Patients who implement lifestyle changes are also likely to have fewer complications. Medical nutrition therapy provided by a registered dietitian can decrease A1C by 1% in patients with an average 4-year duration of type 2 diabetes.24  Weight loss can also improve lipid profiles and blood pressure,25  which may help to counteract adverse cardiovascular outcomes associated with poor glycemic control. Furthermore, exercise can decrease A1C levels, enhance glucose utilization, and decrease insulin requirements beyond the improvements associated with weight loss.25,26 

The logistics of a program that can provide continual support are clearly challenging, and there is no easy solution to this problem, particularly in times of financial constraint. Although discussion of such a complex issue is beyond the scope of this article, the economic cost of implementing and staffing long-term support for patients must be balanced against the economic burden of poor glycemic control, with its well-documented potential for morbidity and mortality.

Insulin choices available to patients with type 2 diabetes are numerous and varied, and it is important for patients to be involved in their treatment strategy from the beginning of insulin initiation. A comprehensive discussion about potential patient concerns related to insulin initiation is crucial to successful insulin therapy. Table 1 2730  provides a summary of commonly encountered patient objections to initiating insulin therapy, along with suggestions for addressing such concerns. Any negative attitudes to insulin therapy need to be identified and dealt with early in the course of the disease so patients can make an informed choice about their therapy options.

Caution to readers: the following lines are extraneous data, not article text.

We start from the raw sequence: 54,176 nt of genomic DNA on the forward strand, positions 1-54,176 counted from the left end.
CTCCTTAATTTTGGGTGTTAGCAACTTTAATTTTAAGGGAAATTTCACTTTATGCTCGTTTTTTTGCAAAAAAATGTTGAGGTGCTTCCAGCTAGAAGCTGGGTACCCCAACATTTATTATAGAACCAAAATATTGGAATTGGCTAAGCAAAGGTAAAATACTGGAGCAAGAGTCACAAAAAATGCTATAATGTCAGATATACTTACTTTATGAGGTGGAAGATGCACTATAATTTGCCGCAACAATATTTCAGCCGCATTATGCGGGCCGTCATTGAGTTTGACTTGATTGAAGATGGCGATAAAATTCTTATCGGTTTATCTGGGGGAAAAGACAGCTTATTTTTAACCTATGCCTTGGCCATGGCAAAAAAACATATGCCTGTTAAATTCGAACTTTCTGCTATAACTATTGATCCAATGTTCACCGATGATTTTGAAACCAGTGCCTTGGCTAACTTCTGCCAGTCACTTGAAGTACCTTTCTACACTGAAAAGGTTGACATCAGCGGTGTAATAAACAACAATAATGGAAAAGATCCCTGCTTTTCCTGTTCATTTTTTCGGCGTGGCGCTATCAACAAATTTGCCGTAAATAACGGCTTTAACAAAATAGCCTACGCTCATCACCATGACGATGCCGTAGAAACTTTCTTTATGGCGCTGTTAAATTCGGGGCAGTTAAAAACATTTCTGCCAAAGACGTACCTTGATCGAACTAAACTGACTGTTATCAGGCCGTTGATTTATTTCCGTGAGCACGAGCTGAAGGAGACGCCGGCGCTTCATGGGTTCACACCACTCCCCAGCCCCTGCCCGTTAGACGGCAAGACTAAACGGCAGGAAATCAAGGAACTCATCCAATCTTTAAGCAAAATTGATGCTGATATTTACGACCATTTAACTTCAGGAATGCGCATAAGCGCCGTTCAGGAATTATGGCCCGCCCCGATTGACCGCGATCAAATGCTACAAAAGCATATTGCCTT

Common misconceptions about insulin therapy include the perception that initiating insulin represents a personal failure and is a last resort. Patients often are also concerned about complications, the complexity of the insulin regimen, the risk of hypoglycemia, potential weight gain, and the impact of insulin therapy on their lifestyle. Some patients are also apprehensive about needles and injections.